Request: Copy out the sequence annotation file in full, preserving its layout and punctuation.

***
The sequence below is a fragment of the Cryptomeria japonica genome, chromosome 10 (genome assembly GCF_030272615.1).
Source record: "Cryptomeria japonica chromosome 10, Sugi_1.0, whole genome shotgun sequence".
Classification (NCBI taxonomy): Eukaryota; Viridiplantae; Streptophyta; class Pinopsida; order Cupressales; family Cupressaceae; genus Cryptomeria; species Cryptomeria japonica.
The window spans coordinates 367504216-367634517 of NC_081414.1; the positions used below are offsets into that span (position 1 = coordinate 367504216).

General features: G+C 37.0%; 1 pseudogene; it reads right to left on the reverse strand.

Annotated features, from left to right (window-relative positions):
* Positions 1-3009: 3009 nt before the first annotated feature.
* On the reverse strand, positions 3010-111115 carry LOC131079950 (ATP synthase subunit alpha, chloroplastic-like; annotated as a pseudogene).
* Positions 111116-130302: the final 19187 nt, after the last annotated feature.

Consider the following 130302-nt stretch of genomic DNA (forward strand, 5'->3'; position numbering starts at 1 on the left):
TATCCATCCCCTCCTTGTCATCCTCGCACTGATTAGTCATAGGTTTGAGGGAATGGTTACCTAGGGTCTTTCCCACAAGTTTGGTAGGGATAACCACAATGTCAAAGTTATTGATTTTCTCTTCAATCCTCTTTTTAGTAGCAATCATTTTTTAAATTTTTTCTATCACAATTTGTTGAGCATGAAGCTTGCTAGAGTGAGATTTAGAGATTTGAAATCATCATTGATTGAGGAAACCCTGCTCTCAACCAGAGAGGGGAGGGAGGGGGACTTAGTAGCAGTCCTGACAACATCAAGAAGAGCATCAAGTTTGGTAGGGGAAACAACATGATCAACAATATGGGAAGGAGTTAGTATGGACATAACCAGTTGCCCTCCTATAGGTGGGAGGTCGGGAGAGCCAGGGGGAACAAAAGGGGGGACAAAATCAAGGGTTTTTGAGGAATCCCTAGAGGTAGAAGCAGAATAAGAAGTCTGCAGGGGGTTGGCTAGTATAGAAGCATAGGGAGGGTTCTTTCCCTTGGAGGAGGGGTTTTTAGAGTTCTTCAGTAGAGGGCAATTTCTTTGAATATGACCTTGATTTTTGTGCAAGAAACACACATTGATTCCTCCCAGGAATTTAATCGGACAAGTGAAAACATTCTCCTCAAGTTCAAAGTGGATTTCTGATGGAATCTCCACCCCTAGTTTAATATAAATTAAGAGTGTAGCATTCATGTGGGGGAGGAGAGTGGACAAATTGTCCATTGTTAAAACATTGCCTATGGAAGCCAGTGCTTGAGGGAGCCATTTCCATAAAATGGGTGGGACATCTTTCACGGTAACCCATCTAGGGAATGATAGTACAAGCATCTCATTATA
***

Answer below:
The sequence below is a fragment of the Cryptomeria japonica genome, chromosome 10 (genome assembly GCF_030272615.1).
Source record: "Cryptomeria japonica chromosome 10, Sugi_1.0, whole genome shotgun sequence".
Classification (NCBI taxonomy): Eukaryota; Viridiplantae; Streptophyta; class Pinopsida; order Cupressales; family Cupressaceae; genus Cryptomeria; species Cryptomeria japonica.
The window spans coordinates 367504216-367634517 of NC_081414.1; the positions used below are offsets into that span (position 1 = coordinate 367504216).

General features: G+C 37.0%; 1 pseudogene; it reads right to left on the reverse strand.

Annotated features, from left to right (window-relative positions):
* Positions 1-3009: 3009 nt before the first annotated feature.
* On the reverse strand, positions 3010-111115 carry LOC131079950 (ATP synthase subunit alpha, chloroplastic-like; annotated as a pseudogene).
* Positions 111116-130302: the final 19187 nt, after the last annotated feature.

Consider the following 130302-nt stretch of genomic DNA (forward strand, 5'->3'; position numbering starts at 1 on the left):
TATCCATCCCCTCCTTGTCATCCTCGCACTGATTAGTCATAGGTTTGAGGGAATGGTTACCTAGGGTCTTTCCCACAAGTTTGGTAGGGATAACCACAATGTCAAAGTTATTGATTTTCTCTTCAATCCTCTTTTTAGTAGCAATCATTTTTTAAATTTTTTCTATCACAATTTGTTGAGCATGAAGCTTGCTAGAGTGAGATTTAGAGATTTGAAATCATCATTGATTGAGGAAACCCTGCTCTCAACCAGAGAGGGGAGGGAGGGGGACTTAGTAGCAGTCCTGACAACATCAAGAAGAGCATCAAGTTTGGTAGGGGAAACAACATGATCAACAATATGGGAAGGAGTTAGTATGGACATAACCAGTTGCCCTCCTATAGGTGGGAGGTCGGGAGAGCCAGGGGGAACAAAAGGGGGGACAAAATCAAGGGTTTTTGAGGAATCCCTAGAGGTAGAAGCAGAATAAGAAGTCTGCAGGGGGTTGGCTAGTATAGAAGCATAGGGAGGGTTCTTTCCCTTGGAGGAGGGGTTTTTAGAGTTCTTCAGTAGAGGGCAATTTCTTTGAATATGACCTTGATTTTTGTGCAAGAAACACACATTGATTCCTCCCAGGAATTTAATCGGACAAGTGAAAACATTCTCCTCAAGTTCAAAGTGGATTTCTGATGGAATCTCCACCCCTAGTTTAATATAAATTAAGAGTGTAGCATTCATGTGGGGGAGGAGAGTGGACAAATTGTCCATTGTTAAAACATTGCCTATGGAAGCCAGTGCTTGAGGGAGCCATTTCCATAAAATGGGTGGGACATCTTTCACGGTAACCCATCTAGGGAATGATAGTACAAGCATCTCATTATA